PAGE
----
2024 : 6 : 23
mohammad abdi seyyedkolaei

mohammad abdi seyyedkolaei

Academic rank: Associate Professor
Education: PhD.
Faculty: Science
Address: university of mazandaran
Phone: 011-35302533


COVID-19 vaccine inequality: A global perspective
Coronavirus; COVID-19; Vaccination; Inequality; Gini Coefficient
Journal Journal of Global Health
Researchers Moosa Tatar ، jalal montazeri shoorekchali ، Mohammad Reza Faraji ، mohammad abdi seyyedkolaei ، José A Pagán ، Fernando A Wilson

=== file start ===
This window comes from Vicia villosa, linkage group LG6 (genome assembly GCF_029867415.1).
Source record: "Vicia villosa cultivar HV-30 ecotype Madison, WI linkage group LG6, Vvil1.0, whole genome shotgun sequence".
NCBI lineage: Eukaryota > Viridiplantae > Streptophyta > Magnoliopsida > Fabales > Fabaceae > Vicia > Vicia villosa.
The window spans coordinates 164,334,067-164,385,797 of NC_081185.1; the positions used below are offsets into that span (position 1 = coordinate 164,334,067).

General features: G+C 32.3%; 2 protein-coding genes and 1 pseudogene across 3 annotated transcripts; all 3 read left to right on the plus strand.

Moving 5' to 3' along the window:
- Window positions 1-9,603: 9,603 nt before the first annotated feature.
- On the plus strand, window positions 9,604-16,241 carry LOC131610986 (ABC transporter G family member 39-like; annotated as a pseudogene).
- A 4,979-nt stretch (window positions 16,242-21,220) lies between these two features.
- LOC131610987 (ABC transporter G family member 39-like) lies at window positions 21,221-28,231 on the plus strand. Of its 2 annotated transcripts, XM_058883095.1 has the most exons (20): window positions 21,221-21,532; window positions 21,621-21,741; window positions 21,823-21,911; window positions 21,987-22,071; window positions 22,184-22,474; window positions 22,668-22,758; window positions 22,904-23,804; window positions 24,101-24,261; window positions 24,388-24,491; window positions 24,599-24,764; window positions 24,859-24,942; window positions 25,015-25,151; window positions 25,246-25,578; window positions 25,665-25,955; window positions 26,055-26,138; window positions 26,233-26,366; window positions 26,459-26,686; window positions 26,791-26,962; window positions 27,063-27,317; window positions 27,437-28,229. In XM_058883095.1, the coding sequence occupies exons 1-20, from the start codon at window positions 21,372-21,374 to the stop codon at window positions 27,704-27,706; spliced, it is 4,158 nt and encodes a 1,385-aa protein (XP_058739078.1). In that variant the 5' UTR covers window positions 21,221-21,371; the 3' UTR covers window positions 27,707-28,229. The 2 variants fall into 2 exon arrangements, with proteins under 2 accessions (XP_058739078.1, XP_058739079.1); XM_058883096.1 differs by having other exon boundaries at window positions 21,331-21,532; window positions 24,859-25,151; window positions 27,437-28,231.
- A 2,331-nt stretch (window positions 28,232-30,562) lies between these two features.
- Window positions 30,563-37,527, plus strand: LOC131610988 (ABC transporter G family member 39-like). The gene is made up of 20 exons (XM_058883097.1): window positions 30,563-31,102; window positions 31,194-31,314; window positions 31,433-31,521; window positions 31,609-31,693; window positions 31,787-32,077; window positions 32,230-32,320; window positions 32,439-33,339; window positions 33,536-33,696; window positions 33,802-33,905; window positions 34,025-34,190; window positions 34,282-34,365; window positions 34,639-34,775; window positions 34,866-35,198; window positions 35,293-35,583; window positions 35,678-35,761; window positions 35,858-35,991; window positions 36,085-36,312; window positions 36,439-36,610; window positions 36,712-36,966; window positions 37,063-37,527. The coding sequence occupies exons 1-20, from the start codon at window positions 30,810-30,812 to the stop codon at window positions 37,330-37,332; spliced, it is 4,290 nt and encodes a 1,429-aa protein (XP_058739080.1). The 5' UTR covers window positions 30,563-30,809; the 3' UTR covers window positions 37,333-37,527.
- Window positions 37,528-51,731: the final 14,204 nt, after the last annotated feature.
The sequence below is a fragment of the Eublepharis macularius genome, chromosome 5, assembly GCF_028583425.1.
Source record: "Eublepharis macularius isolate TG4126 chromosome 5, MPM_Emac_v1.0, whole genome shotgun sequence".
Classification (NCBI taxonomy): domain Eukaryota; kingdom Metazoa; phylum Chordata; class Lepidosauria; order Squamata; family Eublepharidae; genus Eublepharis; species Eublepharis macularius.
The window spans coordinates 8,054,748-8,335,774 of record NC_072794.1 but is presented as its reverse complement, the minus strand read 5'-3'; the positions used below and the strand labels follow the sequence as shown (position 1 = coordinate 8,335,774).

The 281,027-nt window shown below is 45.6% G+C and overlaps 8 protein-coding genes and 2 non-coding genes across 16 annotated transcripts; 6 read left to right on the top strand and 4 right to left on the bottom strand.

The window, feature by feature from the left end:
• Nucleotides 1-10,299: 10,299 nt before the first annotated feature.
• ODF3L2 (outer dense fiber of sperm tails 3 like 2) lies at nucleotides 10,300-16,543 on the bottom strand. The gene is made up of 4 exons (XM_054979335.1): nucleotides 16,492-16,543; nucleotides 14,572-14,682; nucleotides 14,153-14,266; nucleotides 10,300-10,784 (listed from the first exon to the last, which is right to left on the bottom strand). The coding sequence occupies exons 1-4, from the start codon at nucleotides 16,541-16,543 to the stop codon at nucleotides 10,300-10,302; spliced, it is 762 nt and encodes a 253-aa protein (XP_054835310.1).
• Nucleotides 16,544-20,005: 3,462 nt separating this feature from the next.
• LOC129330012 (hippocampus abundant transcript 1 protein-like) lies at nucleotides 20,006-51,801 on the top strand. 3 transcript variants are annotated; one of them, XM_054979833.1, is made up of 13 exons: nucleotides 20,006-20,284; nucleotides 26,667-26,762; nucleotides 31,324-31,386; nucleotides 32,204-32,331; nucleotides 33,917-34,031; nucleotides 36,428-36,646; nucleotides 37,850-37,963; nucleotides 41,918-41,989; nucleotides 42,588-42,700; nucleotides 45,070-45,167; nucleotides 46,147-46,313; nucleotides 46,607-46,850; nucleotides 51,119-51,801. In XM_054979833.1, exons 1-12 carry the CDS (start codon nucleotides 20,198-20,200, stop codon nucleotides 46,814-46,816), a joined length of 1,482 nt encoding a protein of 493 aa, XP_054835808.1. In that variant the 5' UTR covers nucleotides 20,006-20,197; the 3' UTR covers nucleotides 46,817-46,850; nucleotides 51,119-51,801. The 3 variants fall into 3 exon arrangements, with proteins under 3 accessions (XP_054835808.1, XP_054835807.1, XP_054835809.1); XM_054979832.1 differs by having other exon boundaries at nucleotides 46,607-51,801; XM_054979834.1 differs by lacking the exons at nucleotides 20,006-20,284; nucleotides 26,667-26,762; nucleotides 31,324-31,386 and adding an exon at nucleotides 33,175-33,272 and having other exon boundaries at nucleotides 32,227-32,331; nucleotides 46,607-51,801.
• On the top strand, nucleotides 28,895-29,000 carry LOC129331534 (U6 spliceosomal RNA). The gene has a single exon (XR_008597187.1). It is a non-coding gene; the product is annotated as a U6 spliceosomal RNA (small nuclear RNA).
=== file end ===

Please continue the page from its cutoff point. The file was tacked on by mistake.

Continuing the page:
From the beginning of the global COVID-19 vaccination campaign, the World Health Organization (WHO) and the COVID-19 Vaccines Global Access (COVAX) initiative strived to guarantee fair and equitable vaccine rollouts worldwide. Nevertheless, substantial unequal COVID-19 vaccine distribution was reported a few months after the first public COVID-19 vaccination, and the emergence of new SARS-COV-2 variants has highlighted this issue. We used Gini Coefficients to measure the degree of COVID-19 vaccine inequality throughout the globe at different levels (global, between, and within Continents) and created a dataset with 222 countries and territories. We obtained COVID-19 vaccination dose data up to December 7, 2021, to analyze the vaccine inequality by June 7, 2021 (six months after the first public COVID-19 vaccination) and December 7, 2021 (one year after the first public COVID-19 vaccination). Our results show that World Gini Coefficients for COVID-19 vaccines were 0.91 and 0.88 on June 7 and December 7, 2021, respectively, denoting severe COVID-19 vaccine inequality. The Gini Coefficients between continents on June 7 and December 7, 2021, were 0.57 and 0.61, respectively, and indicate severe inequality between continents. Also, Africa, with 17.5% of the world's population, administered only 3.1% of the world's supply of vaccines by December 7, 2021. Our analysis suggests that the global vaccine distribution has been severely unequal. This implies that the COVAX initiative efforts have not been sufficient to address the COVID-19 vaccine inequality globally, and renewed coordinated efforts are needed to boost vaccine rollouts in low-and middle-income countries.